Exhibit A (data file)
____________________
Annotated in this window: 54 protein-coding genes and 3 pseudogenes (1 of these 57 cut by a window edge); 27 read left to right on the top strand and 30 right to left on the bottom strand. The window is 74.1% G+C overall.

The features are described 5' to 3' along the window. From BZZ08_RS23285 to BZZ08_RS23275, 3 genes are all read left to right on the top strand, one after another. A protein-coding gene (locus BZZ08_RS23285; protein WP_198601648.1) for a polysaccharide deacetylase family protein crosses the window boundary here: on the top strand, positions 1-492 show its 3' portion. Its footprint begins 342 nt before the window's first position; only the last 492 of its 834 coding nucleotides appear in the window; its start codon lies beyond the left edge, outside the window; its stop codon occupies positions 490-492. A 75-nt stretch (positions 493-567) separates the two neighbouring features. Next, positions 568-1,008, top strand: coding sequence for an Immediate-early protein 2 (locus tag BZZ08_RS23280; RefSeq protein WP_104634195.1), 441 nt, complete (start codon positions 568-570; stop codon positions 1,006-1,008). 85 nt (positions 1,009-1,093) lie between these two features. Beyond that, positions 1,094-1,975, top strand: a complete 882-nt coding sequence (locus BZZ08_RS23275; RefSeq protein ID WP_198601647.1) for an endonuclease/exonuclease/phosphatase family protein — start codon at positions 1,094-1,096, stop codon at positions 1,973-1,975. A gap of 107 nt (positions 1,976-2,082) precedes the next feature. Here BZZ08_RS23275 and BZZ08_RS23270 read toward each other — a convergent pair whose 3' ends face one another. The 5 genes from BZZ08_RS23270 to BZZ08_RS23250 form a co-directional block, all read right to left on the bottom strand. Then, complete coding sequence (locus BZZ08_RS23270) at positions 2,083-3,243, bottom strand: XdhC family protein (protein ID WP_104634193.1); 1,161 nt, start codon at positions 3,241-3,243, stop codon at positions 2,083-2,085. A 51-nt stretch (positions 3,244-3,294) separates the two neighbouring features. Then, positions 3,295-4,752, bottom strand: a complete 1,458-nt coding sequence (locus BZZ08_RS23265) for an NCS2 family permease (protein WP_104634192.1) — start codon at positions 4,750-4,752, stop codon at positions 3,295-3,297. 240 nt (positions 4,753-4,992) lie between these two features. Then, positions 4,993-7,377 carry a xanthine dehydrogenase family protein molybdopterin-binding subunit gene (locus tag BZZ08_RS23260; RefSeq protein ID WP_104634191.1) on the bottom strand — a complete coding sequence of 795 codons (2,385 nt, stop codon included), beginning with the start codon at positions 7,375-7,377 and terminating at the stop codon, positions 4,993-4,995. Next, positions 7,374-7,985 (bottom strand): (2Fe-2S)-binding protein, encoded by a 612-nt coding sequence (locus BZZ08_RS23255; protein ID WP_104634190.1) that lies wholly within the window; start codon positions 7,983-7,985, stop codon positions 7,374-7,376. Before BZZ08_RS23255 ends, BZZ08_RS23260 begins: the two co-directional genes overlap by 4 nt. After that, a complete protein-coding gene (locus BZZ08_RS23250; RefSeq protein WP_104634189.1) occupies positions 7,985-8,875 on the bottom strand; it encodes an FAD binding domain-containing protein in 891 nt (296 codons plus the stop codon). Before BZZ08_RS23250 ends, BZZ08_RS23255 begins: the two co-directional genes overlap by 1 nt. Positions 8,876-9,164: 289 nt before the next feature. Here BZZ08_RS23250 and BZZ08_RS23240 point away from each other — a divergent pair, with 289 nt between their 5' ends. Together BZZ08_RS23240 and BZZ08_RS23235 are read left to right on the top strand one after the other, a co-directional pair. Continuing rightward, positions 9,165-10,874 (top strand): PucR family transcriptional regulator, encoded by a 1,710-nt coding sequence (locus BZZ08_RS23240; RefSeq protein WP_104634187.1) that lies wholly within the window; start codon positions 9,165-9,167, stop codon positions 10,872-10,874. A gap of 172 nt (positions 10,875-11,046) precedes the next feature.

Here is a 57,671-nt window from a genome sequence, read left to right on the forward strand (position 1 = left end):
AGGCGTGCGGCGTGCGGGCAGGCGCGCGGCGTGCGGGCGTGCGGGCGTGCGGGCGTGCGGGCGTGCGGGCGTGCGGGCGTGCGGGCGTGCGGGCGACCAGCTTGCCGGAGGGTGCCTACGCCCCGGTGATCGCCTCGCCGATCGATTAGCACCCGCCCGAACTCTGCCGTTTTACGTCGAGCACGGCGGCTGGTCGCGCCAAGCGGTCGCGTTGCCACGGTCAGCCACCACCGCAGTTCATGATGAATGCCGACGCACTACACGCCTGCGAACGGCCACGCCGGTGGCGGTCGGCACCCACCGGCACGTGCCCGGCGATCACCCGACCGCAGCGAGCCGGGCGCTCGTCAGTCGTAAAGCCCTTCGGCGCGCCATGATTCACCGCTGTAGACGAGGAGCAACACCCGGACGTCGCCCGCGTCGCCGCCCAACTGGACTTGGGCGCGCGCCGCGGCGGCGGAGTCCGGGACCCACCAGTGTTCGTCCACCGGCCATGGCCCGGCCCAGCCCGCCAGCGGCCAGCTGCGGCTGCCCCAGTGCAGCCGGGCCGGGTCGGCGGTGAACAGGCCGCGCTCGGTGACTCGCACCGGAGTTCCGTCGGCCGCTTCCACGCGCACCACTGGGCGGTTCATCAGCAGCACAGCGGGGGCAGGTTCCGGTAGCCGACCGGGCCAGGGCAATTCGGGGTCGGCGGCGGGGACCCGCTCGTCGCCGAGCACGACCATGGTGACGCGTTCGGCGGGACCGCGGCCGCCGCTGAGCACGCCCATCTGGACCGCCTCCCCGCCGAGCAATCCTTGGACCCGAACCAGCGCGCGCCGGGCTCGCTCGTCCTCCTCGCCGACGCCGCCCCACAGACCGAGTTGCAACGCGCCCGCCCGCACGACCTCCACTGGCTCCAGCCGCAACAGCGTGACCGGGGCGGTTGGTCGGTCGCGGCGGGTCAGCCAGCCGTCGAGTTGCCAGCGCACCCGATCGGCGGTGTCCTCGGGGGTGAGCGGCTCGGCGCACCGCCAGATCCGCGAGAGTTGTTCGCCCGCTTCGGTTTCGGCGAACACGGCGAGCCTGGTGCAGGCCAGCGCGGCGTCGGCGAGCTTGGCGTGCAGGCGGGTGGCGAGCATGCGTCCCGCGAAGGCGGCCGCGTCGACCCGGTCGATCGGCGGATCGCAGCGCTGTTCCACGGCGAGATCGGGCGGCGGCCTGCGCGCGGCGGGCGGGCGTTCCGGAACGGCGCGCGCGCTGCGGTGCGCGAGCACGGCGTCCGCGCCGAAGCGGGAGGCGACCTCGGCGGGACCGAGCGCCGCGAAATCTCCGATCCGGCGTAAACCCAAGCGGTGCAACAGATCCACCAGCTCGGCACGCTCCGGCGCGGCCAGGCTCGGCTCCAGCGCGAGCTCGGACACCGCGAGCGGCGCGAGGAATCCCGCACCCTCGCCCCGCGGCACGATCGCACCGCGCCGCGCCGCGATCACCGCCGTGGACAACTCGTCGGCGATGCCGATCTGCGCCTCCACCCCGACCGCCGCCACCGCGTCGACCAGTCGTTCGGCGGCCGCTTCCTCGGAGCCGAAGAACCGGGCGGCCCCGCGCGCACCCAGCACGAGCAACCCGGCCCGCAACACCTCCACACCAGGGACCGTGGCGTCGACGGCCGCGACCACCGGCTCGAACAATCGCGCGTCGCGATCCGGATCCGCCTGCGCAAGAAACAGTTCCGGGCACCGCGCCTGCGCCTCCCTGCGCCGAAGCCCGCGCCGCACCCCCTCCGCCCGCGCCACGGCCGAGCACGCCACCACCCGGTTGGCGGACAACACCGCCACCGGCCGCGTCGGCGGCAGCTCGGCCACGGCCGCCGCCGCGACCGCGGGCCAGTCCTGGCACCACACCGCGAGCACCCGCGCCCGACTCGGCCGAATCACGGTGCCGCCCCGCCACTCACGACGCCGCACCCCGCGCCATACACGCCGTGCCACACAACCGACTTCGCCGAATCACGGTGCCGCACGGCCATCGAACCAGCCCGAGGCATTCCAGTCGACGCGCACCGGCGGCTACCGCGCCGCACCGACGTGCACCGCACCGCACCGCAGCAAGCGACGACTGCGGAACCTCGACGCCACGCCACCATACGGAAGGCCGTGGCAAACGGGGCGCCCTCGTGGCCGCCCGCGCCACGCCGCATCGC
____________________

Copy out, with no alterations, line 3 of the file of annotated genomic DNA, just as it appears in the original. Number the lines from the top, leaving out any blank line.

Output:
Here is a 57,671-nt window from a genome sequence, read left to right on the forward strand (position 1 = left end):